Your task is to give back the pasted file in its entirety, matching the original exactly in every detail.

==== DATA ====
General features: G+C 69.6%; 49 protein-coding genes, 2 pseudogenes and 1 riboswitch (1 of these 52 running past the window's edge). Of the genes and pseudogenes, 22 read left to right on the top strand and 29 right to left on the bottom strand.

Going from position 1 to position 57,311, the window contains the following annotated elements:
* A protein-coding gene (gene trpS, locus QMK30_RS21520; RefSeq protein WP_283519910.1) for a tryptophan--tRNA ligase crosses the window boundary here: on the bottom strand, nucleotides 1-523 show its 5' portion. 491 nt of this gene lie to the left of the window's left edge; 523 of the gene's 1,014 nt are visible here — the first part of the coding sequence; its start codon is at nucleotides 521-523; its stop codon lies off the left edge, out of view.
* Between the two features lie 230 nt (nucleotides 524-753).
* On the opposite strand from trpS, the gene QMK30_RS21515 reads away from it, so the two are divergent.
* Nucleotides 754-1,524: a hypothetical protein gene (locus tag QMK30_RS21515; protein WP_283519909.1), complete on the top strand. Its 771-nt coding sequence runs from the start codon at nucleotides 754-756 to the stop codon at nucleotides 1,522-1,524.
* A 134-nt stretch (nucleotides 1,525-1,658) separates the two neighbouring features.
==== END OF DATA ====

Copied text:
General features: G+C 69.6%; 49 protein-coding genes, 2 pseudogenes and 1 riboswitch (1 of these 52 running past the window's edge). Of the genes and pseudogenes, 22 read left to right on the top strand and 29 right to left on the bottom strand.

Going from position 1 to position 57,311, the window contains the following annotated elements:
* A protein-coding gene (gene trpS, locus QMK30_RS21520; RefSeq protein WP_283519910.1) for a tryptophan--tRNA ligase crosses the window boundary here: on the bottom strand, nucleotides 1-523 show its 5' portion. 491 nt of this gene lie to the left of the window's left edge; 523 of the gene's 1,014 nt are visible here — the first part of the coding sequence; its start codon is at nucleotides 521-523; its stop codon lies off the left edge, out of view.
* Between the two features lie 230 nt (nucleotides 524-753).
* On the opposite strand from trpS, the gene QMK30_RS21515 reads away from it, so the two are divergent.
* Nucleotides 754-1,524: a hypothetical protein gene (locus tag QMK30_RS21515; protein WP_283519909.1), complete on the top strand. Its 771-nt coding sequence runs from the start codon at nucleotides 754-756 to the stop codon at nucleotides 1,522-1,524.
* A 134-nt stretch (nucleotides 1,525-1,658) separates the two neighbouring features.